Munnar and Malabar – How boundaries are determined!
The tragic-comic spectacle of the Kerala Government deputing team after team to ascertain the nature and extent of its holdings in Munnar would bring tears to the hardest heart. Officially, the entire area of Munnar belongs to the government, but look at the way it goes about identifying and removing encroachment.
The British colonial regime had no such problems. As soon as it was realised that the rolling hills and the bewitching valleys of Kannan Devan Hills are suitable for raising a variety of crops – apart from being developed as a low-cost option for the annual vacation and furlough for the Europeans – they started grabbing the land with finesse.
John Daniel Munro was the pioneer in this field. Ironically, he was working as Travancore’s Superintendent of Cardamom Hills and was also its representative in settling the boundary dispute with Madras. He persuaded the Poonjar Raja (whose title to the land is still a subject of litigation) to allot to him vast tracts of land. With his influence with the Travancore government (his father, Urban Verres Munro was Travancore’s first Conservator of Forests and his grandfather, Col. John Munro was the legendary Dewan of Travancore during 1811-1814 after whom an entire island is named - Munrothuruthu), it was no surprise that the Resident himself sent a strong note to the Dewan on 30th January 1862:
I cannot too strongly urge that the Sircar should at once declare the policy which it proposes to adopt with regard to these jungles and make the gentlemen who have applied aware whether they can cultivate these jungles. Every day is of importance, and I have repeated requests from gentlemen to know when they may expect answers to their applications. (quoted by Paul E. Baak, EPW, Aug 15, 1992)
And who are these ‘gentlemen’? Apart from JD Munro, others included an ICS officer from Madras, the Turner brothers (one of them again a civil servant) and a few other influential civil servants. Now we know where the political parties and land sharks of Munnar learnt the not-so-subtle art of arm twisting the decision makers.
What has all this got to do with Malabar, one may ask? We have, indeed, a parallel in taking decisions on boundaries when the facts are hazy and the claims are dubious.
According to Pamela Nightingale, the British historian, how the territories of Malabar which came under the East India Company were decided, is not quite clear. On 22nd February, 1792, the Company signed the preliminary articles of peace with Tipu Sultan. The terms did not specify which areas of Tipu’s dominions were to form the half which he ceded to the Company and their allies. (The Srirangapatam Treaty which ended the second Mysore War had laid down that Tipu would surrender one-half of the dominions in his possessions.) The issue was referred to the Governor General, Lord Cornwallis who was camping in Madras and was personally leading the war against Tipu .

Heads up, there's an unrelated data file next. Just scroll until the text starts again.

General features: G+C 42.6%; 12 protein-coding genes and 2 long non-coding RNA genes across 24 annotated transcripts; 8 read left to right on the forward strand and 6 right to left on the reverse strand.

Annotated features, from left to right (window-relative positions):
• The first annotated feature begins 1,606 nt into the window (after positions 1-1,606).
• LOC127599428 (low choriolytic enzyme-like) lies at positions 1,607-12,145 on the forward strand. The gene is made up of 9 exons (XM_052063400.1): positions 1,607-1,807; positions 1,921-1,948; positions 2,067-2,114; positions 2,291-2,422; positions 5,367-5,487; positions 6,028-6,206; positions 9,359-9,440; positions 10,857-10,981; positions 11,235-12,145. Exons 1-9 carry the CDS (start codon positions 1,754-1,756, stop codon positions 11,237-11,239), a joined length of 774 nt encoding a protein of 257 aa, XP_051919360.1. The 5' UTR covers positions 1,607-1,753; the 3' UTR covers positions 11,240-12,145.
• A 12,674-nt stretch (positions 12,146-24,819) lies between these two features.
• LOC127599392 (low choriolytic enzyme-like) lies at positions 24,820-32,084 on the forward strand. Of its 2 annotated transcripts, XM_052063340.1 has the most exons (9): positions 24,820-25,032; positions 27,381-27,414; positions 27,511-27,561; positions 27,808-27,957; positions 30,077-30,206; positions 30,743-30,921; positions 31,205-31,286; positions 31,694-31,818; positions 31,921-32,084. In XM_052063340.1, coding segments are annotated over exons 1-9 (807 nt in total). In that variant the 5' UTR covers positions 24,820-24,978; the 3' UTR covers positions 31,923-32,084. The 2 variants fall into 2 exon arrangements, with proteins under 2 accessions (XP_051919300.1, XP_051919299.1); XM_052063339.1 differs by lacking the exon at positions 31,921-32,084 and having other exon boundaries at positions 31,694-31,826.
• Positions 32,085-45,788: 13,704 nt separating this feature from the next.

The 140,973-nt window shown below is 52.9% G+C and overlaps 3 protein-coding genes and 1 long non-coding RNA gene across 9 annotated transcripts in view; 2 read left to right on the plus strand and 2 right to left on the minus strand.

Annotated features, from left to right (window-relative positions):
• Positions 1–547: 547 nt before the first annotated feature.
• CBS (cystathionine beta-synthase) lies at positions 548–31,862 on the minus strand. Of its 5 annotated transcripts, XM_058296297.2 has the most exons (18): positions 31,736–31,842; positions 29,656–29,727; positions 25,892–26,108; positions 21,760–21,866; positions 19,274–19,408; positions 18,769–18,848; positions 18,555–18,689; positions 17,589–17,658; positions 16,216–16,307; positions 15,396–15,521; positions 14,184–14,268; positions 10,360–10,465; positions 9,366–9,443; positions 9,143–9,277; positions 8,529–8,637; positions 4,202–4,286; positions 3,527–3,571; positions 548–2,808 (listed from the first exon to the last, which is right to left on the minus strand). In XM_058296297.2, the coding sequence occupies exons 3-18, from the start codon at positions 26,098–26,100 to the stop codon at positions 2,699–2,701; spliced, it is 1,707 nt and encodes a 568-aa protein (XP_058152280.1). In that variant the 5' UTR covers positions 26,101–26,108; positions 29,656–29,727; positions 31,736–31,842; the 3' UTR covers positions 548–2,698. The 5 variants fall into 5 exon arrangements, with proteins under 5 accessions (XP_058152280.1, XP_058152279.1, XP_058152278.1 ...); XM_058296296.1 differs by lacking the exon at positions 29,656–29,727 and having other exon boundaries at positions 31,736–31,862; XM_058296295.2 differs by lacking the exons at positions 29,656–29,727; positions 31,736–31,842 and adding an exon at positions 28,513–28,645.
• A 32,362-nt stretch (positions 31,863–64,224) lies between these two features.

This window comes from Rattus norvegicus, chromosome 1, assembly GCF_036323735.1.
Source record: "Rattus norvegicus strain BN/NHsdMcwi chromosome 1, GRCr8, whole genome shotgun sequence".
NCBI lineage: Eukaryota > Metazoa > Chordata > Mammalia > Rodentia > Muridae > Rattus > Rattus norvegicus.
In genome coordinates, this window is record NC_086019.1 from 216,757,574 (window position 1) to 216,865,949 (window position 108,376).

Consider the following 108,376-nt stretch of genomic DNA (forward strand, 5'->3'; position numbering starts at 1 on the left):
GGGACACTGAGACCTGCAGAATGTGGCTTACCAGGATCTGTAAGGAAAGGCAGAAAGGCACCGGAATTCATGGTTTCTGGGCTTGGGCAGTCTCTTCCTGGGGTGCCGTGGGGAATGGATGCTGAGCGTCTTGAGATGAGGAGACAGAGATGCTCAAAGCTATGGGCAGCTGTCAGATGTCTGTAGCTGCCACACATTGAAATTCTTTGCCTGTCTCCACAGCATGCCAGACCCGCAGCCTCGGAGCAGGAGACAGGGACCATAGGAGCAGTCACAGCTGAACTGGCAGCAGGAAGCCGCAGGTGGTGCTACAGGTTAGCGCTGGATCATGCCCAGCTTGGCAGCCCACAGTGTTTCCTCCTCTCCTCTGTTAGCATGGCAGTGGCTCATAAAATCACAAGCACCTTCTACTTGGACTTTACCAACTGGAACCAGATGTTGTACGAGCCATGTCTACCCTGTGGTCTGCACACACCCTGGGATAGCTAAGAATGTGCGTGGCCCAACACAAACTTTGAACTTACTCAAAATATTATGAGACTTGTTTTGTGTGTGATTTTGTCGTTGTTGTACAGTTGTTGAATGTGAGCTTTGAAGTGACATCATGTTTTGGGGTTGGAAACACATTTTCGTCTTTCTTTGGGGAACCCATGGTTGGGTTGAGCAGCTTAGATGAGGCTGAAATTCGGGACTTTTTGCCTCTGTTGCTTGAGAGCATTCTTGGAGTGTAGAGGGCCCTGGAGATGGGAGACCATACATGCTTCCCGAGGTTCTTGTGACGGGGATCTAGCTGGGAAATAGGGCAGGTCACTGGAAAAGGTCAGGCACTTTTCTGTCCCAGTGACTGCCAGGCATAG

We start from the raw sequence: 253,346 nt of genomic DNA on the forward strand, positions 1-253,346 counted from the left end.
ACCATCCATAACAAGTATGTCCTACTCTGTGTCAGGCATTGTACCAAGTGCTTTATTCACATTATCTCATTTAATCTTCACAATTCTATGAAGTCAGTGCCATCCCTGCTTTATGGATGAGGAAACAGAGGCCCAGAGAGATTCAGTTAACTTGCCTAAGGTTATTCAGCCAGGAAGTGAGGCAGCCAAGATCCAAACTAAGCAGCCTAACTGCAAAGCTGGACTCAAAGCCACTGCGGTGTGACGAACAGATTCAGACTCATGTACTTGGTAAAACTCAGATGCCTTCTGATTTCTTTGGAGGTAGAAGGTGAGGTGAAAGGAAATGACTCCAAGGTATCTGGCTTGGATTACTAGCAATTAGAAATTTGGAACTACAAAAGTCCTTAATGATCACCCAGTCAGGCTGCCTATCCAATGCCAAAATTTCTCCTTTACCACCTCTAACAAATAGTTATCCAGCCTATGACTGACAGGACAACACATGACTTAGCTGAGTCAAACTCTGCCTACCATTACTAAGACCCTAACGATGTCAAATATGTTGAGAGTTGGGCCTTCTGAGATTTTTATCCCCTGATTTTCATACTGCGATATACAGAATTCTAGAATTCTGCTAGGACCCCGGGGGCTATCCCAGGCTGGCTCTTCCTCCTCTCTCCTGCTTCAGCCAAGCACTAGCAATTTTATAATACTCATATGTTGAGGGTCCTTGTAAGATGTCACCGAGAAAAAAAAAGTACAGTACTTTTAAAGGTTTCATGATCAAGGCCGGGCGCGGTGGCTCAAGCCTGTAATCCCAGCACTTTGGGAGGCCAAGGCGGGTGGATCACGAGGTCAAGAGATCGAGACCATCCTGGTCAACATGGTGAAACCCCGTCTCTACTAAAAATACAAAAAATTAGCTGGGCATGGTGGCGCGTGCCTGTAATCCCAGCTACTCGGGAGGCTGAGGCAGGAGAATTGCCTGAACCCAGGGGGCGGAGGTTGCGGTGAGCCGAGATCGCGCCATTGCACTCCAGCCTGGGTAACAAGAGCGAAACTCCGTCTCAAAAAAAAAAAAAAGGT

Cornwallis had his Bengal model of settlement before him and interpreted the final terms of the treaty to bring the Rajas (Nayar chieftains) under the Company ‘on the footing of the Bengal Zemindars,...’ so that ‘the commerce of that country in pepper, spices etc may become extremely advantageous to the Company.’
A two member Commission was appointed by General Abercromby to delineate the boundaries and negotiate the rent to be paid by the Rajas and chieftains on the lines of the Bengal settlement. Of the two members, Major Dow had been a military commander at Tellicherry since 1789 but the other gentleman, William Gamul Farmer was a Senior Merchant with no experience of Malabar and resented being sent there. (More about this gentleman in another post). Cornwallis also deputed his trusted Bengal civil servants, Jonathan Duncan and Charles Boddam to assist the Commission.
Tipu had left Malabar in disarray. The rulers had fled the land. Tipu’s own machinery did not provide any records to the Commission on the plea that all records had been destroyed in the recent battles. The dethroned Nair chieftains would do their best to sabotage the British takeover of their territories. They falsified their records so that their tributes to the Company would be small.
Ultimately, the boundaries of Malabar and its revenue obligations were settled merely on the basis of the Company’s self-interest of ensuring uninterrupted supply of pepper at cheap rates and maintenance of peace in the pepperland. How one wishes that those in charge of the Munnar operations also followed the salutary principle of enlightened self-interest and protected the state property from sharks of all hues!